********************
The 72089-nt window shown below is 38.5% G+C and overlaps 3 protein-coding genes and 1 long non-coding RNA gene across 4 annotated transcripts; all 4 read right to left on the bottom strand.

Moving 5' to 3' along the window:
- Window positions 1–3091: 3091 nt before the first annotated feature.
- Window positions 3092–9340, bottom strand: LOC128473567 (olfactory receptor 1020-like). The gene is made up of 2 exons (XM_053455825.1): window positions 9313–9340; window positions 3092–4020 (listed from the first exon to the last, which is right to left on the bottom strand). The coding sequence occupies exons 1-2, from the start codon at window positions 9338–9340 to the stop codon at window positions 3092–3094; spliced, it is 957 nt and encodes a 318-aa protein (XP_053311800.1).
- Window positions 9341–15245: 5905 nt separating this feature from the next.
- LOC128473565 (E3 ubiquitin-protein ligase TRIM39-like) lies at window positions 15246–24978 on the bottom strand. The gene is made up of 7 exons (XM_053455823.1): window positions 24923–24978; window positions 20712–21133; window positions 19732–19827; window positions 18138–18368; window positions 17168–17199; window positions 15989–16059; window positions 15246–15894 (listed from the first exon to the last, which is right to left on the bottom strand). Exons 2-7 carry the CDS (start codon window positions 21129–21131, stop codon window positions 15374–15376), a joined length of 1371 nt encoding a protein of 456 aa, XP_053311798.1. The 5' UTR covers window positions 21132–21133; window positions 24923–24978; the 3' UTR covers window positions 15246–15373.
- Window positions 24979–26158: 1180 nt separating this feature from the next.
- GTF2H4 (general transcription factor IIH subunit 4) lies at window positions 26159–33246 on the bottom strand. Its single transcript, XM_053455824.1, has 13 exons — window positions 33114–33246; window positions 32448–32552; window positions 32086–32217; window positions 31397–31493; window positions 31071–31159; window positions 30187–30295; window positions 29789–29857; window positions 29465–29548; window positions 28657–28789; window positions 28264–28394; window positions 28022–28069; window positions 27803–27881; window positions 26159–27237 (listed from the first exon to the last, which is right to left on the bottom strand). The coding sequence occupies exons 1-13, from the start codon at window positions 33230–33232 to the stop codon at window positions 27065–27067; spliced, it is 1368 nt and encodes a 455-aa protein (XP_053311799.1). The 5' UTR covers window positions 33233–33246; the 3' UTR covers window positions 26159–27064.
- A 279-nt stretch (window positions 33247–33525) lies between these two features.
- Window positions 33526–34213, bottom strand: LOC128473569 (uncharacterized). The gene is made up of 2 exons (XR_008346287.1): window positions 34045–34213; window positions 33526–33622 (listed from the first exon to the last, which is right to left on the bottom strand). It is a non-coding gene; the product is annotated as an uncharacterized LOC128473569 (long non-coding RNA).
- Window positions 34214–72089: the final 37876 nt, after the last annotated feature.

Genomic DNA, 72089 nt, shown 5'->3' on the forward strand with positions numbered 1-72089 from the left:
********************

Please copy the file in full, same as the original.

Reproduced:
The 72089-nt window shown below is 38.5% G+C and overlaps 3 protein-coding genes and 1 long non-coding RNA gene across 4 annotated transcripts; all 4 read right to left on the bottom strand.

Moving 5' to 3' along the window:
- Window positions 1–3091: 3091 nt before the first annotated feature.
- Window positions 3092–9340, bottom strand: LOC128473567 (olfactory receptor 1020-like). The gene is made up of 2 exons (XM_053455825.1): window positions 9313–9340; window positions 3092–4020 (listed from the first exon to the last, which is right to left on the bottom strand). The coding sequence occupies exons 1-2, from the start codon at window positions 9338–9340 to the stop codon at window positions 3092–3094; spliced, it is 957 nt and encodes a 318-aa protein (XP_053311800.1).
- Window positions 9341–15245: 5905 nt separating this feature from the next.
- LOC128473565 (E3 ubiquitin-protein ligase TRIM39-like) lies at window positions 15246–24978 on the bottom strand. The gene is made up of 7 exons (XM_053455823.1): window positions 24923–24978; window positions 20712–21133; window positions 19732–19827; window positions 18138–18368; window positions 17168–17199; window positions 15989–16059; window positions 15246–15894 (listed from the first exon to the last, which is right to left on the bottom strand). Exons 2-7 carry the CDS (start codon window positions 21129–21131, stop codon window positions 15374–15376), a joined length of 1371 nt encoding a protein of 456 aa, XP_053311798.1. The 5' UTR covers window positions 21132–21133; window positions 24923–24978; the 3' UTR covers window positions 15246–15373.
- Window positions 24979–26158: 1180 nt separating this feature from the next.
- GTF2H4 (general transcription factor IIH subunit 4) lies at window positions 26159–33246 on the bottom strand. Its single transcript, XM_053455824.1, has 13 exons — window positions 33114–33246; window positions 32448–32552; window positions 32086–32217; window positions 31397–31493; window positions 31071–31159; window positions 30187–30295; window positions 29789–29857; window positions 29465–29548; window positions 28657–28789; window positions 28264–28394; window positions 28022–28069; window positions 27803–27881; window positions 26159–27237 (listed from the first exon to the last, which is right to left on the bottom strand). The coding sequence occupies exons 1-13, from the start codon at window positions 33230–33232 to the stop codon at window positions 27065–27067; spliced, it is 1368 nt and encodes a 455-aa protein (XP_053311799.1). The 5' UTR covers window positions 33233–33246; the 3' UTR covers window positions 26159–27064.
- A 279-nt stretch (window positions 33247–33525) lies between these two features.
- Window positions 33526–34213, bottom strand: LOC128473569 (uncharacterized). The gene is made up of 2 exons (XR_008346287.1): window positions 34045–34213; window positions 33526–33622 (listed from the first exon to the last, which is right to left on the bottom strand). It is a non-coding gene; the product is annotated as an uncharacterized LOC128473569 (long non-coding RNA).
- Window positions 34214–72089: the final 37876 nt, after the last annotated feature.

Genomic DNA, 72089 nt, shown 5'->3' on the forward strand with positions numbered 1-72089 from the left: